The age of the lawyer
Earlier this month Legal Business published its fifth GC Powerlist UK. The intervening 12 months since the last edition have been some of the most seismic in living memory. This is my take – first published in the Powerlist – on some of the implications for General Counsel and in-house lawyers.
2016. The year that turned the world on its head. And when the world is spinning on that axis too, you can bet your bottom euro that good lawyers will be at the heart of the action.
It is also a safe wager that the lawyers featured in the pages of this year’s GC Powerlist are the ones who are best at navigating their organisations through what are now very unpredictable economic, social and political waters.
Lawyers from both in-house and private practice are in an enviable position right now, in the UK at least, to prove what they can contribute to the businesses they support.
Once very much the preserve of US corporates, the phenomenon of the lawyer as integral to the c-suite has become less of an oddity in the UK over the last five years. The more progressive, higherperforming general counsel (GCs) now occupy what is increasingly a business role – being the ‘general counsel’ and not just the ‘legal counsel’. Legal is still integral, of course, but business comes first. The pages of the GC Powerlist – not just this year, but every year since 2013 – bear testament to the fact that commercial awareness is now the number one requirement.
In fact, such are the particular demands placed upon GCs that we are arguably in a position where in-house is becoming a discrete subset of the legal profession. That is a whole other debate, but one I believe will increasingly be aired. In the meantime, there are some fairly significant issues for businesses on the horizon. But with issues for businesses come opportunities for lawyers.
The General Data Protection Regulation (GDPR) is going to be very onerous, with legal having a pivotal role to play to make sure the core systems and processes match up to the massively-increased regulatory demands. Of course, the advent of GDPR is no surprise and the best of the best will have already been playing the game for a long time.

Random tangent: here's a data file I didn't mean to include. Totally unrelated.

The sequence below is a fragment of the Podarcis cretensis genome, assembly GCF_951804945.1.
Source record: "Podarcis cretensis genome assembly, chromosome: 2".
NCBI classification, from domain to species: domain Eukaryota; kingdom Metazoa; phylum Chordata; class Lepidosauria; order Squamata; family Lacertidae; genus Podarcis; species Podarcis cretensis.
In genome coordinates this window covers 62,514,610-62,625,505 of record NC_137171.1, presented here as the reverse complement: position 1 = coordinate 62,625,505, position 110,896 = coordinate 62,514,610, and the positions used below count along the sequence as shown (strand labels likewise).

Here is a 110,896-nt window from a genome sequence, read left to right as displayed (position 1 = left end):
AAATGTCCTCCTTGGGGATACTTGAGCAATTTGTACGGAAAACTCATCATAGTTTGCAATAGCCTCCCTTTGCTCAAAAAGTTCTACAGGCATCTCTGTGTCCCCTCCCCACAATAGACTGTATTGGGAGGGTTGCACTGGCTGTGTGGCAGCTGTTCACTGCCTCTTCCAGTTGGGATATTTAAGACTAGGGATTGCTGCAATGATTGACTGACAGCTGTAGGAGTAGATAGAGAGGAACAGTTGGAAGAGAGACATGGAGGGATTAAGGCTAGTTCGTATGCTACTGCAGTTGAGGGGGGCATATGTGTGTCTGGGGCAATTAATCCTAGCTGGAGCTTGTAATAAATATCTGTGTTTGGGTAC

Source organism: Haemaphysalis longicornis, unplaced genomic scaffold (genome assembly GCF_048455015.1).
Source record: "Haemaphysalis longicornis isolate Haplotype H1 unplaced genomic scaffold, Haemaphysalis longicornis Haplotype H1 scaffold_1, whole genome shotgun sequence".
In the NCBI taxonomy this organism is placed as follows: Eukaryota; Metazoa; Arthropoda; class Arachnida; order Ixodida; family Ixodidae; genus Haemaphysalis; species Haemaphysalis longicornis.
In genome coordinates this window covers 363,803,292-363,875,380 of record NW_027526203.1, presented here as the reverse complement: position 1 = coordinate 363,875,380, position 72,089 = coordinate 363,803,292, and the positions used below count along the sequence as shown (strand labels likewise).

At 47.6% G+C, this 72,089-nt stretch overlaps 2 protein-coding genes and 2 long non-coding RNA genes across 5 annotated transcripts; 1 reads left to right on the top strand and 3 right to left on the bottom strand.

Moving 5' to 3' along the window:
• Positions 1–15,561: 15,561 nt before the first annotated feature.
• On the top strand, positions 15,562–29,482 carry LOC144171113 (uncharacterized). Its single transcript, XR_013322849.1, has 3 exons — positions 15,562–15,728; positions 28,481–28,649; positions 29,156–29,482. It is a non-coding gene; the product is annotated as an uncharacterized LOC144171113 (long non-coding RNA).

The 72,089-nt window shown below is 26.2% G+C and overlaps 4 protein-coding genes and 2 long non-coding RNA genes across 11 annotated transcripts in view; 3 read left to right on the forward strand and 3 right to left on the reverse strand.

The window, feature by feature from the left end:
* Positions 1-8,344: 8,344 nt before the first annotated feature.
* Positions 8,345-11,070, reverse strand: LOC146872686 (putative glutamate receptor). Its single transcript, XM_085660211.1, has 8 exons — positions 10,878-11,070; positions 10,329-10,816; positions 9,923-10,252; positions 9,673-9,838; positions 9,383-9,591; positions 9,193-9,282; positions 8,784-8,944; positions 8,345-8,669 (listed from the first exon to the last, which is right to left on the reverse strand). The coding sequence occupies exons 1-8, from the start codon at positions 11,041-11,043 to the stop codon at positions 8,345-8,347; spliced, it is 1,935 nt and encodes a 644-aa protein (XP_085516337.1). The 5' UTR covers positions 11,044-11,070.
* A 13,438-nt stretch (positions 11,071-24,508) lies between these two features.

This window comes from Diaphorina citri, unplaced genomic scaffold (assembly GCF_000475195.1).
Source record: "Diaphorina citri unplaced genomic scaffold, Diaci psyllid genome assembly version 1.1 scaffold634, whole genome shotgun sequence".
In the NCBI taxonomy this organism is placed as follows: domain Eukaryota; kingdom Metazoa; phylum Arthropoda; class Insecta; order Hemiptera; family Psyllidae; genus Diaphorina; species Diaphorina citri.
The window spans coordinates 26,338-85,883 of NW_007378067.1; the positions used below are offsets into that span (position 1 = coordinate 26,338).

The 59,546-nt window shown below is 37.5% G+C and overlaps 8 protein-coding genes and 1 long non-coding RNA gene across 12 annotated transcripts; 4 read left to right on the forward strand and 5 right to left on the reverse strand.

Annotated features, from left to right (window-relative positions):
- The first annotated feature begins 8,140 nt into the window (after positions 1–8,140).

And then, of course, Brexit presents probably the most significant legalistic business issue in a generation. With article 50 likely to be triggered before this publication hits desks, the challenges for many companies – and the lawyers advising the boards of those companies – will become inescapable. And there is only one complete financial year left for all businesses to respond.
Of course, the best GCs are already fully in tune with the current and potential issues in their supply chain, their product and service catalogue, and their customer list, as well as in relation to their staff. And they are already hand in glove with the board, advising on how to ringfence, mitigate and hedge against exit risks.
Throughout the four years of its existence, the GC Powerlist has tracked the trajectory of in-house lawyers. In that relatively short period, many have made the desired leap from "c-suite outsider" to being integral members of the top team. For those who have not yet bridged the gap, if ever there was an era for demonstrating your value as a business person first, then that era is now. The same goes for private practice: demonstrating genuine business acumen, understanding and long-term vision will be ever more essential.
So, how do we see the role of the in-house lawyer developing?
Well, undoubtedly, technology will become far more significant. In a world where all businesses’ focus on effciency is more acute, the pressure on lawyers – whether in-house or private practice – to look for smarter solutions, often delivered through tech, will only grow.
There is a risk here for law firms. Increasingly, commoditised work, once the preserve of law firms, is being done far more effciently through technology such as AI. That is a threat to traditional practices. But it is also an opportunity for forward-thinking advisers to take stock, reassess their relationships with their in-house clients and focus on delivering high-end business value.
Does technology spell the end of lawyers as some commentators have argued? No, not at all. Will it precipitate the evolution of a different kind of lawyer? Absolutely.
And for many – not least those included in the GC Powerlist – that evolution is already well advanced.
We are proud to have sponsored the GC Powerlist since its inception. It is the benchmark of quality and a reminder to private practice firms like ours that the expectation of our clients is only heading one way.
Congratulations to all those who have made the list.